Salary is extremely dependent on experience. Analyst-level roles typically are compensated in the $60K-$80K range, while associate-level roles typically pay $100K or more. But remember, recruiters typically expect at least 3–5 years of experience in the workplace before they will consider candidates for this level.
What percentages of the class went into which fields, post-graduation?
About 15 percent went into sales & trading, 15 percent classic international business development, 15 percent finance leadership programs, 15 percent consulting, 10 percent quant roles, 10 percent investment management, 10 percent treasury/CFO path roles, and 10 percent management training.
“I knew about American business, but not enough about what’s really become a global economy. … You can read about it all you want, but there’s no substitute for being there and seeing the context and seeing how completely different these [other countries] are.”
“I love being in a place that is such a nexus of people and ideas — people coming to learn something new and to define themselves. Being a part of that process is a real honor and a real gift.”
"The classroom itself is filled with so much collective brain power . . . it's obvious that I'm caught up in a room full of 124 of the brightest, most curious people from around the world."
“One of the reasons I came to Sloan was because I wanted to be at a top MBA institution worldwide. But I also wanted access to working with the latest innovations and the highest technology that was coming out of the MIT labs.”
“The assistant to the CEO was like our host mom while we were there. She arranged our housing for us, she took us out to her friend’s game farm, and we got driven around in 4x4s. She was just wonderful to meet, and we developed a personal as well as professional relationship with her.”
“I came to Sloan because of its high rankings within the sustainability community, specifically the professors. The S-Lab class itself is part of what drew me to Sloan. And the reason I came to business school was to learn the business speak that really is what connects with people."
“At MIT Sloan you have a lot of opportunities to explore entrepreneurship. Especially in a place like Kampala where you have a lot of development, entrepreneurship can be very exciting.”
“The conditions in the neighborhoods we were visiting were different than what we realized before getting there. Beyond that, what was surprising was that there weren’t surprises!”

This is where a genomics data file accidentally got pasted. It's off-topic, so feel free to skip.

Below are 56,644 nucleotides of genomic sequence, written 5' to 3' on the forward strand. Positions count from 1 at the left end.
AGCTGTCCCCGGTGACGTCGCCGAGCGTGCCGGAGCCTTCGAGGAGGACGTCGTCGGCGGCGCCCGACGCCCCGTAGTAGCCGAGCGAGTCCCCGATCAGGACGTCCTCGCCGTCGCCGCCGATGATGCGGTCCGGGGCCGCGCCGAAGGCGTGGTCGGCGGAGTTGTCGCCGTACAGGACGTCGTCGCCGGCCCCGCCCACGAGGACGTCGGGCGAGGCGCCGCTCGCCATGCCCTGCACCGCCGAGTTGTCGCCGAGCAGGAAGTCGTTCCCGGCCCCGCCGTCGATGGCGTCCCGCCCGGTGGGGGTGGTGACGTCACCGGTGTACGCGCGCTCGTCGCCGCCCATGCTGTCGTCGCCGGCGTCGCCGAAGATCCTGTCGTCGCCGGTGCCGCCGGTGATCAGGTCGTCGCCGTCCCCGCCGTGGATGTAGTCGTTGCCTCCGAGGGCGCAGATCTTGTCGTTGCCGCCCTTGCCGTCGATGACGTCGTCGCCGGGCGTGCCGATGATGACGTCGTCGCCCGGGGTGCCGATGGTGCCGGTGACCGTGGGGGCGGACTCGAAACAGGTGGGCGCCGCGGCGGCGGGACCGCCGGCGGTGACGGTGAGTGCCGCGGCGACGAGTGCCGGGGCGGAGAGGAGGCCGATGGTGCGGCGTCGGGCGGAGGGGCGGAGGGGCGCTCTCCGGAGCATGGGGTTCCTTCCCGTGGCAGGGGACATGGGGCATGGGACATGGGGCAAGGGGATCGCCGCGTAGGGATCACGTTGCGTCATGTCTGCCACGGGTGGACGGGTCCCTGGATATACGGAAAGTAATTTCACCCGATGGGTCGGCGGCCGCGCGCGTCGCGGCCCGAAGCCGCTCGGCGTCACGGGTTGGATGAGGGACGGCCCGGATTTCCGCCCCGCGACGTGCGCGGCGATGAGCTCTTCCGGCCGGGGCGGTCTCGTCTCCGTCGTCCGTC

“For 35 years, we’ve been studying how companies get value from information. … We try to help organizations take a more holistic view of what they are trying to do.”
“It was really rewarding that they wanted to know what we thought. We left there being fairly certain that they will do some of the things that we suggested.”
"The relationships that we forged helped us to turn out a better project. We were able to test our hypotheses with the people that we spoke with every single day. And really, I think the friendships that you develop really propel the work that you’re doing."
“[The India Lab] program is one of the reasons I came to Sloan. ... The hands-on learning that MIT offers was a huge differentiator.”
“Our mission, along with the mission of MIT Sloan, is to both develop leaders who make a difference in the world, and also to make a contribution to thinking about the topic of leadership.”
“We’re very interdisciplinary. Among the faculty in the group are an economist, a political scientist, a sociologist, and an industrial relations specialist. We’ve always made a big effort to be open to a variety of perspectives, but also to go beyond being open to them, to want to bring them in, because it makes for a richer environment.”
“Because of the diversity of our backgrounds, when we hit the ground in Tanzania it almost was a natural play where different people assume different roles.”
“As for the faculty, you'll quickly find that your professors – whether Nobel laureates or past presidents of the American Finance Association – are as passionate about teaching as you are about learning from them. MIT Sloan finance professors see you as their partners in shaping the future of finance.”